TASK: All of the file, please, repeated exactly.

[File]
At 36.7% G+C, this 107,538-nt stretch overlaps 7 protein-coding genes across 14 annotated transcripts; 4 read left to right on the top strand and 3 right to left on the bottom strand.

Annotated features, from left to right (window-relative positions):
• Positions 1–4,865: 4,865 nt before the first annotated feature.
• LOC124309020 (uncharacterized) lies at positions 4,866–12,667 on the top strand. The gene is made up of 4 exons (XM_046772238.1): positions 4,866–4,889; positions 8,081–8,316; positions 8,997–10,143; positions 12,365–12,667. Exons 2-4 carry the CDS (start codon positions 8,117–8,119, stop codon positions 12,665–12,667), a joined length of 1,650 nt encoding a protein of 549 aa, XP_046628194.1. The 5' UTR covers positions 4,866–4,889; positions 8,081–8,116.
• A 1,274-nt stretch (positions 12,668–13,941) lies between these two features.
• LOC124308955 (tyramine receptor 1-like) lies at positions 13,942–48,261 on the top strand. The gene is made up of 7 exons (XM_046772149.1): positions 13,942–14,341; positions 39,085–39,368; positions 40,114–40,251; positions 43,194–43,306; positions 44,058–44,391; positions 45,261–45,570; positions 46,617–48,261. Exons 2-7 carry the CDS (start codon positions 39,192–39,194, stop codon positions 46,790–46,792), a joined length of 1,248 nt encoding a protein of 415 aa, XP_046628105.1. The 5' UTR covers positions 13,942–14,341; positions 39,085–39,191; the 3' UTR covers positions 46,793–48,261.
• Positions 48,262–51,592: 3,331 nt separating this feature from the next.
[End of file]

At 36.7% G+C, this 107,538-nt stretch overlaps 7 protein-coding genes across 14 annotated transcripts; 4 read left to right on the top strand and 3 right to left on the bottom strand.

Annotated features, from left to right (window-relative positions):
• Positions 1–4,865: 4,865 nt before the first annotated feature.
• LOC124309020 (uncharacterized) lies at positions 4,866–12,667 on the top strand. The gene is made up of 4 exons (XM_046772238.1): positions 4,866–4,889; positions 8,081–8,316; positions 8,997–10,143; positions 12,365–12,667. Exons 2-4 carry the CDS (start codon positions 8,117–8,119, stop codon positions 12,665–12,667), a joined length of 1,650 nt encoding a protein of 549 aa, XP_046628194.1. The 5' UTR covers positions 4,866–4,889; positions 8,081–8,116.
• A 1,274-nt stretch (positions 12,668–13,941) lies between these two features.
• LOC124308955 (tyramine receptor 1-like) lies at positions 13,942–48,261 on the top strand. The gene is made up of 7 exons (XM_046772149.1): positions 13,942–14,341; positions 39,085–39,368; positions 40,114–40,251; positions 43,194–43,306; positions 44,058–44,391; positions 45,261–45,570; positions 46,617–48,261. Exons 2-7 carry the CDS (start codon positions 39,192–39,194, stop codon positions 46,790–46,792), a joined length of 1,248 nt encoding a protein of 415 aa, XP_046628105.1. The 5' UTR covers positions 13,942–14,341; positions 39,085–39,191; the 3' UTR covers positions 46,793–48,261.
• Positions 48,262–51,592: 3,331 nt separating this feature from the next.